Jonathan Clements  |  Nov 16, 2016

AROUND THIS TIME of year financial advisors and the media start talking about taking tax losses. The notion: You sell underwater investments in your taxable account, and then use those realized capital losses to offset realized capital gains and up to $3,000 in ordinary income.
There’s nothing wrong with taking tax losses, though I think the notion is oversold. Unless you’re an active trader or a really bad investor, you probably won’t have any losses to take.

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Two Numbers

Jonathan Clements  |  Nov 12, 2016

WHAT’S THE STATE of your financial health? Forget your credit score, the past year’s handsome increase in your home’s value or how your salary compares to your brother-in-law’s. In the end, financial fitness comes down to two key numbers.
First, there’s your net worth, which is the value of your assets minus your debts. There’s some debate about what should be included. The easy answer: Don’t delude yourself by counting the value of your car,

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Keep the Faith

Jonathan Clements  |  Nov 5, 2016

FOREIGN STOCKS have become the investment that folks love to hate—and it’s easy to understand why. In the current decade’s first six full calendar years, foreign shares trailed the S&P 500 by almost nine percentage points a year—and they’re on track to lag behind the U.S. again in 2016.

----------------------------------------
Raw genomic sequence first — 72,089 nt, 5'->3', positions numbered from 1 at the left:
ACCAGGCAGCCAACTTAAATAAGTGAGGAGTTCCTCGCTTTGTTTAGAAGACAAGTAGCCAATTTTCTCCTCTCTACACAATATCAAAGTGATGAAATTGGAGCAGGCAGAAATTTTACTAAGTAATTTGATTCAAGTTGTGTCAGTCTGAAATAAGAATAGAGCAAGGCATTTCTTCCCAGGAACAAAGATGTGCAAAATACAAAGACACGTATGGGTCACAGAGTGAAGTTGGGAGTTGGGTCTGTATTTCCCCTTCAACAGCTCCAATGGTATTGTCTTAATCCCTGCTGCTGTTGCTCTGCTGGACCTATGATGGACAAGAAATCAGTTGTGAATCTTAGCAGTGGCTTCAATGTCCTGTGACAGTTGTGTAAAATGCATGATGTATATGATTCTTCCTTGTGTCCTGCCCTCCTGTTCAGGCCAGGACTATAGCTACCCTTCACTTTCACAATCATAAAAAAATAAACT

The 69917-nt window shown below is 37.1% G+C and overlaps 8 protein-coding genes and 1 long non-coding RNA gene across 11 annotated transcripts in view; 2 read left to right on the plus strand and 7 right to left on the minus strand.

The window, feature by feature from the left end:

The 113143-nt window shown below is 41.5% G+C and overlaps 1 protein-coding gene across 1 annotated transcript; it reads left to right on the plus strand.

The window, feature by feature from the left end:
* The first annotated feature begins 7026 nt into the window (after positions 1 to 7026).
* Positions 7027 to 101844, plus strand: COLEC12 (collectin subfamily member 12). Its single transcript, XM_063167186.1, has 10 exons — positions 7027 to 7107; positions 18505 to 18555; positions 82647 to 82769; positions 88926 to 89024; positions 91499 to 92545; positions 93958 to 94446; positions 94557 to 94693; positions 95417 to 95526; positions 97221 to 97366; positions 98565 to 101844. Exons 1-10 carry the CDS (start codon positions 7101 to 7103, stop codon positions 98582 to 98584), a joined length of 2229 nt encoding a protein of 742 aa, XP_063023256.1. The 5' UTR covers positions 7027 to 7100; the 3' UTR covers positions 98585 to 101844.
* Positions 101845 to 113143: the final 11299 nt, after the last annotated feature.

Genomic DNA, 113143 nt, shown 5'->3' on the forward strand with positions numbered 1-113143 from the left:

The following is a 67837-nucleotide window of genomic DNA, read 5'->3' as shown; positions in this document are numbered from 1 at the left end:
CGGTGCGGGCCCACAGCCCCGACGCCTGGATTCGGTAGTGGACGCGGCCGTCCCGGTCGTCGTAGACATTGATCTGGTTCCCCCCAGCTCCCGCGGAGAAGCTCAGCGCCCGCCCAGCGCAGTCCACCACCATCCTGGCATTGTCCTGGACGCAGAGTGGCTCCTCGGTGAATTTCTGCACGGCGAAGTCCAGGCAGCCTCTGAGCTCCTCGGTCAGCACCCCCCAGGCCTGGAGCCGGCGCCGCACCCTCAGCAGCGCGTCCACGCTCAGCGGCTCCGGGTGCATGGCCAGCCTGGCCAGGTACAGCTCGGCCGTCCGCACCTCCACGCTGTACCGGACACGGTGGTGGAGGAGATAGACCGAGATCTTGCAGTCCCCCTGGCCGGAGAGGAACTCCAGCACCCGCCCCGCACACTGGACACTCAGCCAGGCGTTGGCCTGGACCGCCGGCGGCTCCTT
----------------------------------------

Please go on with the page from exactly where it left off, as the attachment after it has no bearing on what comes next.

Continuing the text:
But is this recent performance a good guide to the future? Almost certainly not. Foreign stocks are far less expensive than U.S. shares. On top of that,

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Don’t Be Yourself

Jonathan Clements  |  Oct 22, 2016

WE’RE OFTEN encouraged to follow our instincts. But if we did that, many of us would sit on the couch drinking margaritas, eating Cheez Doodles and cruising online shopping sites, when we should be eating less, saving more and heading to the gym. Often, the key to a better life—financially and otherwise—is to get ourselves to take action we instinctively resist.
This is obvious advice if we’re overweight, rarely exercise, panic when the stock market declines and find our credit-card balances balloon with every passing month.

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Sobering Thoughts

Jonathan Clements  |  Oct 15, 2016

IF YOU DROVE DRUNK but got home unscathed, you wouldn’t wake up the next morning and think, “I guess it’s okay to get behind the wheel after 13 beers.” Yet, when handling our finances, we do that all the time.
“Markets generate a lot of data, but they don’t generate a lot of clear feedback,” writes academic Terrance Odean in his foreword to Michael Ervolini’s thoughtful book, Managing Equity Portfolios. “Outcomes are noisy.